There has been a huge increase in the popularity of Absolute Return funds in the UK retail space in recent years.
These funds typically aim to achieve positive returns over a rolling time period of no more than three years. There are 93 funds sitting within the Investment Association Targeted Absolute Return sector, 23 of which have been launched in the past three years as investors search for positive gains in the volatile markets of recent years.
However, are Absolute Return funds always the best choice to bring stable returns to your portfolio? We have seen extreme volatility in both the UK and global markets. The FTSE 100 index saw record highs in April 2015 of 7,103.98 yet had hit lows of 5,536.97 by February 2016 as it continued to be affected by woeful global news. During this time the average performance for the IA Targeted Absolute Return sector was -0.44 per cent, suggesting these strategies cannot weather all market conditions.
While it should be noted the managers are aiming for positive returns over three-year rolling periods, even with that in mind, 10 out of 72 funds have returned negative results over the past three years. The worst of these achieved a dismal -14.6 per cent. Equally, there are some outliers within the sector producing far higher gains than many other funds. For example, the City Financial Absolute Equity fund delivered 78.51 per cent.
This extreme range in performance can make it very difficult for advisers to know how to compare the funds within the sector, a view supported by the Investment Association’s review of the Targeted Absolute Return sector undertaken in 2013. Ultimately, all Absolute Return fund managers must rely on their experience, research and intuition to make the best decision for their investors. The hedging position they take, the sector allocation they use and the stock selection they make are all important factors to consider, but the client is still exposed to human judgement, and on occasion this can expose the client to human error. After all, absolute return fund managers are not infallible.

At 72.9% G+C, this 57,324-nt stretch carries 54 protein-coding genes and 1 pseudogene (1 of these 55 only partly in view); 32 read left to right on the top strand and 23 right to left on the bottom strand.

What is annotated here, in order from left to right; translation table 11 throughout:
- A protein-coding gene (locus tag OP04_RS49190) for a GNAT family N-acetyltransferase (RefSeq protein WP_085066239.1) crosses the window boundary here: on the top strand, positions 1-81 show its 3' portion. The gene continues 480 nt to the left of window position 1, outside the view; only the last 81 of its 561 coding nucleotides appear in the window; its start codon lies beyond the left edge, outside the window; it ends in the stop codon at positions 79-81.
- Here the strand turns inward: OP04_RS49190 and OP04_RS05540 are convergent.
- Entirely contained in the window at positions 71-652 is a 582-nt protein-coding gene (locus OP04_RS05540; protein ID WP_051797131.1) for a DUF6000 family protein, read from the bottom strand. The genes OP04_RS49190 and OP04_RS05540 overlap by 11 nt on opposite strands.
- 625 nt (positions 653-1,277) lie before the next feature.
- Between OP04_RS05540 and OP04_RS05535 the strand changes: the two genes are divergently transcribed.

However, at a time when investors are keen to preserve capital but dissatisfied with returns offered by high-street banks, what other choices are there?
One option may be structured products. A wide range of these products are available, offering defined upside and downside protection.
Structured products with more defensive strategies have seen an uplift in popularity in recent months due to continued volatility in the markets, plus muted returns being generated by portfolios of funds. With returns of around 6 per cent to 9 per cent per annum, defensive structured products can achieve this when the FTSE 100 is down by 10 per cent or even 20 per cent.
As demonstrated in the table, looking at 10 kickout plans maturing in 2015 across these 10 products, which were the best performers last year, there was an average annualised return of 8.9 per cent generated.
Over the same period, the IA Targeted Return sector achieved an average annualised return of 4.1 per cent. Surely this is something to consider for anyone’s portfolio if they are looking to achieve targeted returns?
Leigh Fisher is business development manager at Investec Structured Products